PFAS test results indicate ‘no additional precautions’ required when eating seafood from Tuggerah Lakes
July 11 2019
TESTING has confirmed fish and prawns caught in Tuggerah Lakes are safe to eat, the NSW Environment Protection Authority said today.
The testing was carried out after concerns were raised about per- and poly-fluoroalkyl substances (PFAS) passing into the estuary from the Munmorah and Colongra power stations.
PFAS were historically used in fire-fighting foams at large industrial premises such as power stations.
They were also used around defence bases, and Williamtown has been the focus of ongoing investigations into the PFAS contamination of soils and possible serious health impacts on residents there.
In 2017, PFAS were detected in preliminary testing at Munmorah and Colongra power stations, but the EPA moved quickly to allay the fears of residents who lived near the power stations.
“The presence of PFAS in the environment does not necessarily mean there is a human health risk,” the EPA said in a fact sheet delivered to residents at the time.
And NSW Health said this: “In humans, there is no conclusive evidence that PFASs cause any specific illnesses, including cancer.”
The result of the testing announced today is more good news for residents.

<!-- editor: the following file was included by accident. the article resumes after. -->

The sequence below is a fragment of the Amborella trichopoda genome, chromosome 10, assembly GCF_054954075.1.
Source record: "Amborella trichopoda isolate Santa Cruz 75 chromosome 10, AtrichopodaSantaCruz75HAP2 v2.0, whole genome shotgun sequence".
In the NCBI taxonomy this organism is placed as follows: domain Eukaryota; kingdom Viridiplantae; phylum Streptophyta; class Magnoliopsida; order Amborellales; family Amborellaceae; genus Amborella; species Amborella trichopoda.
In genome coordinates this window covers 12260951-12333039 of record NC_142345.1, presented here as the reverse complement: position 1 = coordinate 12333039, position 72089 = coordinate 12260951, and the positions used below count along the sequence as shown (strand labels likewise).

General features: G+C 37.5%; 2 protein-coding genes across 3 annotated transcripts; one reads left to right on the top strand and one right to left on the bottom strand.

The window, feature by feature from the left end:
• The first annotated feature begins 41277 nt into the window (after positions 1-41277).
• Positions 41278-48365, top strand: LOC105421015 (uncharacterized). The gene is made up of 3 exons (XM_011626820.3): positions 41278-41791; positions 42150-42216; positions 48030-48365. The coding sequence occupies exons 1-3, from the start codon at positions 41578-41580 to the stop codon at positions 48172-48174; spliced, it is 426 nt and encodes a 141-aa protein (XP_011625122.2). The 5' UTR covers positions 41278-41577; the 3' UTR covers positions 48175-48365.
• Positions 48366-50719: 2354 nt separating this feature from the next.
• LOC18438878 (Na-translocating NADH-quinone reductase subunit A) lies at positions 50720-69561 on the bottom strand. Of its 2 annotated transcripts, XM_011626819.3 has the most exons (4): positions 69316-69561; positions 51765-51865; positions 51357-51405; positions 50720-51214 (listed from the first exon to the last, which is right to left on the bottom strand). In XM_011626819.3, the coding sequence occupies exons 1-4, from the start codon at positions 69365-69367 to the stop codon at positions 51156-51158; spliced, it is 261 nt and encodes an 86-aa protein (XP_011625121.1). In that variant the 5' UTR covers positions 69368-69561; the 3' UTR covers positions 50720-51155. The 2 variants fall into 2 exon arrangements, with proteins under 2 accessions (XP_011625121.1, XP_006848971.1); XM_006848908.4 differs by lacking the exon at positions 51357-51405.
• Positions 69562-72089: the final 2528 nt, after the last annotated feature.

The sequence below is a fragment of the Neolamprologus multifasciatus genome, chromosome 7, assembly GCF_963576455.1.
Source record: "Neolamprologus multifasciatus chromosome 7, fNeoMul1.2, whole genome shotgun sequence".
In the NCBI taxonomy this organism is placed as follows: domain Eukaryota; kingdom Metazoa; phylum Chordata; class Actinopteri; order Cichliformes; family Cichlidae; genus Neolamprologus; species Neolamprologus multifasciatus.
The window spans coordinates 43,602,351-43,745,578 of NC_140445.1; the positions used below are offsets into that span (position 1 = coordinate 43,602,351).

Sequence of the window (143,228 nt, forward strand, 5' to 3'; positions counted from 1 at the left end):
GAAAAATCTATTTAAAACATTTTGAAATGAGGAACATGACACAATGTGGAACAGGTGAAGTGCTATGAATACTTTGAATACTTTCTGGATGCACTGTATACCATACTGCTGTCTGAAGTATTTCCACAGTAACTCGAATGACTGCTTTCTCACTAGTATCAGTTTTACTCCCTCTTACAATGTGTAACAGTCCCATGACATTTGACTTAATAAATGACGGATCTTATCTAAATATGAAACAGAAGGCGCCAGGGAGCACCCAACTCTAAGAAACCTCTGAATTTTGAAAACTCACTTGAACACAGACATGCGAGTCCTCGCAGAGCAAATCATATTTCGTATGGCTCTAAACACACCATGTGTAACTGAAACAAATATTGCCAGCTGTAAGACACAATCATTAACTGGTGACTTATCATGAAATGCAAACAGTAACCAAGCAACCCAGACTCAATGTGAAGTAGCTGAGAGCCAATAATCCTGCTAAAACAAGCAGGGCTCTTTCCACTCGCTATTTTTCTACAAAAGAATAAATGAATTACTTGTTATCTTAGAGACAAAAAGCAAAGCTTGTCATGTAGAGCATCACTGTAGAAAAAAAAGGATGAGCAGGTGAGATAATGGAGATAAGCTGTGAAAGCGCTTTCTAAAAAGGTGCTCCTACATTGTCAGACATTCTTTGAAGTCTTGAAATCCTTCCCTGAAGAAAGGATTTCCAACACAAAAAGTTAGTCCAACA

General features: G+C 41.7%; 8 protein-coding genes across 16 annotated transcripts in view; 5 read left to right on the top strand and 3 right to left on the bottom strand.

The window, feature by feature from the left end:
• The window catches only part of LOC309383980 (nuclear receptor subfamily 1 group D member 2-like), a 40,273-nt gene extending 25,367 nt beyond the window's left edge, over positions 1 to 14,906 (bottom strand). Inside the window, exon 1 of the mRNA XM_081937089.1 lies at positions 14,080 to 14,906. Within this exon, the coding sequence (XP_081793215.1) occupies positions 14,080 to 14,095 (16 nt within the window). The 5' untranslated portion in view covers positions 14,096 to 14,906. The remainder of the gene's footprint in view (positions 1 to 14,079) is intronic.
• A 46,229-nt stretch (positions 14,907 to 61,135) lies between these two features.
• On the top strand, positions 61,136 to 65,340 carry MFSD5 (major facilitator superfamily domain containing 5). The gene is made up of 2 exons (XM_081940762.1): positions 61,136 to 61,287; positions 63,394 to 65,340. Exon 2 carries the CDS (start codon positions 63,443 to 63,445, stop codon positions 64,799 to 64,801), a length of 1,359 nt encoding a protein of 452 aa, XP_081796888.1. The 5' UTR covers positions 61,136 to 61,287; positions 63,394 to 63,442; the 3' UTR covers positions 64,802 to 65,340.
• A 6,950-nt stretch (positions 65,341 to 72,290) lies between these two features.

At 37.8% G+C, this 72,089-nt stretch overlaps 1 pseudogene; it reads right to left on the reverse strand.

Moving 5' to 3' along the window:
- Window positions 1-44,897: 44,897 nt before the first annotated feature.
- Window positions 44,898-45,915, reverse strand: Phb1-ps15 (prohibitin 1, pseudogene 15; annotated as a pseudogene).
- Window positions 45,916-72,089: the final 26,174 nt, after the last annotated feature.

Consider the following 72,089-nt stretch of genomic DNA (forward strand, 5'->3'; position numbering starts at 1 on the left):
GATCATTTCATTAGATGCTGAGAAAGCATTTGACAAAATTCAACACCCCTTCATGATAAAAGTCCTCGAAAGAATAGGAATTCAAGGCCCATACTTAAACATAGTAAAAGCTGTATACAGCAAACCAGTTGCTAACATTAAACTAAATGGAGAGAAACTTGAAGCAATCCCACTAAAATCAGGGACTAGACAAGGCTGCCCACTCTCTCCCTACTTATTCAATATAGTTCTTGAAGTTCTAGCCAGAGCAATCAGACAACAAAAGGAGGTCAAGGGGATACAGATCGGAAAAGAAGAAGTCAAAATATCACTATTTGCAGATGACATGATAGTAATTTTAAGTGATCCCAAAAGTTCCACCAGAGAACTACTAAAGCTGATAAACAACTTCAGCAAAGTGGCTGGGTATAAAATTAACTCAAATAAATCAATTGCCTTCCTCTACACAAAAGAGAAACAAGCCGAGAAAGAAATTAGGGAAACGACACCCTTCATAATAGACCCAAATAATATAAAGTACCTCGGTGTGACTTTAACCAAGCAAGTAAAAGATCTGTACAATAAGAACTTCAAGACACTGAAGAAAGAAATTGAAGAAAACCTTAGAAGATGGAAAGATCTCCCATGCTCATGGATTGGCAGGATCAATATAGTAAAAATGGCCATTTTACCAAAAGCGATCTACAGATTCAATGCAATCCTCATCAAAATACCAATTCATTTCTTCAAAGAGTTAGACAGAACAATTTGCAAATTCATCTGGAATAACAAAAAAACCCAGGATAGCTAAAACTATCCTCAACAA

“Residents can continue consuming seafood from the Tuggerah Lakes system after testing for PFAS revealed no additional precautions were required when consuming school prawns, eastern king prawns or whiting, the EPA said.
For 12 months Snowy Hydro Limited, as part of their PFAS investigations at Colongra Power Station, had been sampling and testing a range of popular edible fish and prawn species for PFAS, to determine if consumption of these species was a risk to the community.
“The NSW PFAS Taskforce analysed the prawn and whiting results and determined that no precautionary dietary advice in relation to PFAS is required,” the EPA said.
The prawn and whiting results were in line with 2018 testing that showed that the community could safely consume sea mullet, yellowfin bream, dusky flathead, luderick and silver biddy caught from Tuggerah Lakes.
EPA strategic regulation manager David Gathercole said a rigorous PFAS testing regime had been completed and the results were good news for the community.
“The community can feel safe in the knowledge that there are no additional consumption restrictions on local seafood, fish or prawns from the Tuggerah Lakes,” he said.
The EPA is encouraging locals to note general advice from Food Standards Australia and New Zealand, which is to limit seafood consumption to two-to-three serves of seafood a week, as part of a balanced diet.